Nov 1, 2020 The Yellow Pine Times

Nov 1, 2020 The Yellow Pine Times – Valley County, Idaho

Reminder: We are still under a boil water order until further notice.

Community Calendar:

April 17 – Boil water order issued
Aug 11 – Valley County Mask Order
Aug 12 – Firewood Permits at The Corner
Sept 8 – Hwy 55 work started
Nov 2 – 3-day a week mail starts
Nov 2-3 – Rx burn South Fork Salmon River planed
Nov 26 – Thanksgiving potluck Community Hall 2pm
Nov 30 – Firewood Season Ends
(details below)
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From Valley County

Valley County Mask-Up
A county-wide mask mandate was approved the CDH August 11th, and is now in effect for Valley County. (link)

Rebound – Idaho Governor’s phasing program
link:

COVID 19: Recommendations and Resources for Safe Business Practices
link: (lots of info for businesses)
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Local Events:

Thanksgiving

Thursday, November 26th, 2pm. Yellow Pine Thanksgiving Potluck Dinner, at the Community Hall.
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Rx burn South Fork Salmon River planed

Update Oct 30: For your planning purposes and general knowledge. We are narrowing down our window for prescribed fire operations in Four Mile. Tentatively we are looking at burning Monday (11/2/20) or Tuesday (11/3/20) depending on weather. Ignitions will start in the afternoon and will last one day. I expect some residual smoke for a couple days. A system is expected to enter the burn area Wednesday which should bring cooler temps, high humidity’s and increased ventilation. Thank you for your interest and have a good weekend, Patrick

The Payette National Forest, Krassel Ranger District, is planning to conduct prescribed burning in the Four Mile project area this fall. The Four Mile project area is on both sides of the South Fork of the Salmon River between Poverty Flat Campground and Reed Ranch. The area that will be targeted for fire this fall is to the east of the South Fork Rd between Reed Ranch and Poverty Flat Campground. First priority burn block will be the area between Nasty and Four Mile creeks. Ignitions should take 1-3 days for each burn block, with smoke and fire most likely present in the project area until the next significant precipitation.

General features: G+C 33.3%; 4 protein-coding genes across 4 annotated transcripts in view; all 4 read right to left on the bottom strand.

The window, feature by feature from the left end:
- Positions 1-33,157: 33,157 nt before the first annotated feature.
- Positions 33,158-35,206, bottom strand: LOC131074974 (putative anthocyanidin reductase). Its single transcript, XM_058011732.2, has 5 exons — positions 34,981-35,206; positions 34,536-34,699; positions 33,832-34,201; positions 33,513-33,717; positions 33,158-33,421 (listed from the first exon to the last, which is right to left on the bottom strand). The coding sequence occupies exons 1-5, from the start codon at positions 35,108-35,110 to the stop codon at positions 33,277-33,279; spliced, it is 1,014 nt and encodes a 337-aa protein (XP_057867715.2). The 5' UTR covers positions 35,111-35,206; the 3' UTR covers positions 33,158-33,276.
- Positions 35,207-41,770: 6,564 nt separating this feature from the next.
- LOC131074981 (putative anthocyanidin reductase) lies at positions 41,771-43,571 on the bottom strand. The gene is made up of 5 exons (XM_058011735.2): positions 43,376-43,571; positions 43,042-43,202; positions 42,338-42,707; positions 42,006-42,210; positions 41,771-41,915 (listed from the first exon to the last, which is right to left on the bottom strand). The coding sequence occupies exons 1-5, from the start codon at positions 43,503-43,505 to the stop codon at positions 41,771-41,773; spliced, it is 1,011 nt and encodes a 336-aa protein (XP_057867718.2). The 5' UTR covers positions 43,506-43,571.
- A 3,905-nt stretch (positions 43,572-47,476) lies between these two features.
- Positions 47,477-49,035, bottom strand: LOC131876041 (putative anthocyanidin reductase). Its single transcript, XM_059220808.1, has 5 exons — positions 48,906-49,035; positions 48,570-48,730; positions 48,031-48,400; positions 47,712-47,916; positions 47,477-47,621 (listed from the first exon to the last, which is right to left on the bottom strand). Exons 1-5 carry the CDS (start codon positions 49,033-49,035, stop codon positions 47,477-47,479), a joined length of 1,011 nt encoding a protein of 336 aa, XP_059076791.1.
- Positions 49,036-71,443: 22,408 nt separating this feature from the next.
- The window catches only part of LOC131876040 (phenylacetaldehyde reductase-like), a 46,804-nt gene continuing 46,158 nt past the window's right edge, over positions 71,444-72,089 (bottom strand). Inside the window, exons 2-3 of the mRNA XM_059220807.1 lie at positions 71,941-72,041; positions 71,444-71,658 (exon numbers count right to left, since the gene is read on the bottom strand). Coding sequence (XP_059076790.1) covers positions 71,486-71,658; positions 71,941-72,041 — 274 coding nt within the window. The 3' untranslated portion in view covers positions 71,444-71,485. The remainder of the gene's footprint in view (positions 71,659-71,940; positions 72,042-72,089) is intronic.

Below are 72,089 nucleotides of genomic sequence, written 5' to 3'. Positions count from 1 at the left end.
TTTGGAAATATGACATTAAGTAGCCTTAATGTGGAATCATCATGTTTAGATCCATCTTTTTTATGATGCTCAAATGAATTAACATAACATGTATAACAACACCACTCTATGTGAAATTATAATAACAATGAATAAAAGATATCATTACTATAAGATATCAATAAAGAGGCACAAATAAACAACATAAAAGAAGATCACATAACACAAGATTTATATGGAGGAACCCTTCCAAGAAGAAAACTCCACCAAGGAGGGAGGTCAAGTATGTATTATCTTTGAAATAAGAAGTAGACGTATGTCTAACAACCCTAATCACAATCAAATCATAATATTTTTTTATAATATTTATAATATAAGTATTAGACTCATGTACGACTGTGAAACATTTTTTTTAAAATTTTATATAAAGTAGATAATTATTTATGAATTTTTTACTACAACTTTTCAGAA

The decision to implement prescribed fire always includes assessing the risk and impacts to communities, firefighters and forest resources. This season additional consideration will be given to complexity associated with COVID19, cumulative smoke exposure in our communities from wildfire and the commitment of fire resources locally and nationally.

If you will be operating in the area or have any questions please contact Laurel Ingram, Fuels Tech or Patrick Schon, Fuels Specialist, so that we can collaborate on timing.

Patrick Schon
Email: patrick.schon@usda.gov
Laurel Ingram
Email: laurel.ingram@usda.gov

Map Link: FourMile Fall 2020 Notification
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Highway 55 Closure starts Monday, Sept 21st

Fall (September through November) and Spring (March through May)
– Daytime and nighttime work seven days a week
– Full road closures Monday through Thursday from 10:00am to 2:00pm
– One-way alternating traffic during all other time frames
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Village News:

Yellow Pine Tavern Annual Halloween Party

Halloween gathering held at the Yellow Pine Tavern Saturday evening.

(waiting for photos…)


Old Tavern photo courtesy Tasha Edwards
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Yellow Pine Voting

Yellow Pine is a “vote by mail” precinct. You must be registered to vote in the Yellow Pine precinct to receive an automatic absentee ballot.

If you have not yet mailed your absentee ballot, please take it to the Valley County Courthouse before 5pm, Tuesday, Nov. 3rd.
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South Fork Road Update – Project Complete

10/26/2020

The South Fork Road reconstruction project is fully complete. No more closures or delays will take place currently or into the future.

Brian Harris
Public Affairs Officer
Payette National Forest
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After Fire Action Meeting

On Tuesday, Oct 13, there was a meeting at the community hall to compile an “After Action Review” for the Buck Fire. (No report yet.)
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Help Support the Yellow Pine Volunteer Fire Department

Thank you for all your offers of help and support. Now you can help support the Yellow Pine Fire District by donating through our Go Fund Me account. Just click on the link to get started.